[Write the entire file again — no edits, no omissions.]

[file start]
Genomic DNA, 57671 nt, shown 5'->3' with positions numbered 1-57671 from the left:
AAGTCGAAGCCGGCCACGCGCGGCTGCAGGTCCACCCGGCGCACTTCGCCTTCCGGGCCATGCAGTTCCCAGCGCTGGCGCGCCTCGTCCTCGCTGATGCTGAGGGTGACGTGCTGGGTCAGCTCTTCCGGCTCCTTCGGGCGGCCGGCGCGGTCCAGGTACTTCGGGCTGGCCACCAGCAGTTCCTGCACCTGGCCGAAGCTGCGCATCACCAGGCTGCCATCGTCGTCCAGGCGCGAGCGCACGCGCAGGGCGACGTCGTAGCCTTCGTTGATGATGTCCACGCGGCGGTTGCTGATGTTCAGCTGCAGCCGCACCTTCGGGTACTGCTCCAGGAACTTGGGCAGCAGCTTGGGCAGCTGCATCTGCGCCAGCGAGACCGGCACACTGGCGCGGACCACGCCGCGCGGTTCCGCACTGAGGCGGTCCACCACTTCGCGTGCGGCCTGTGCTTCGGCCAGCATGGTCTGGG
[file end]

Genomic DNA, 57671 nt, shown 5'->3' with positions numbered 1-57671 from the left:
AAGTCGAAGCCGGCCACGCGCGGCTGCAGGTCCACCCGGCGCACTTCGCCTTCCGGGCCATGCAGTTCCCAGCGCTGGCGCGCCTCGTCCTCGCTGATGCTGAGGGTGACGTGCTGGGTCAGCTCTTCCGGCTCCTTCGGGCGGCCGGCGCGGTCCAGGTACTTCGGGCTGGCCACCAGCAGTTCCTGCACCTGGCCGAAGCTGCGCATCACCAGGCTGCCATCGTCGTCCAGGCGCGAGCGCACGCGCAGGGCGACGTCGTAGCCTTCGTTGATGATGTCCACGCGGCGGTTGCTGATGTTCAGCTGCAGCCGCACCTTCGGGTACTGCTCCAGGAACTTGGGCAGCAGCTTGGGCAGCTGCATCTGCGCCAGCGAGACCGGCACACTGGCGCGGACCACGCCGCGCGGTTCCGCACTGAGGCGGTCCACCACTTCGCGTGCGGCCTGTGCTTCGGCCAGCATGGTCTGGG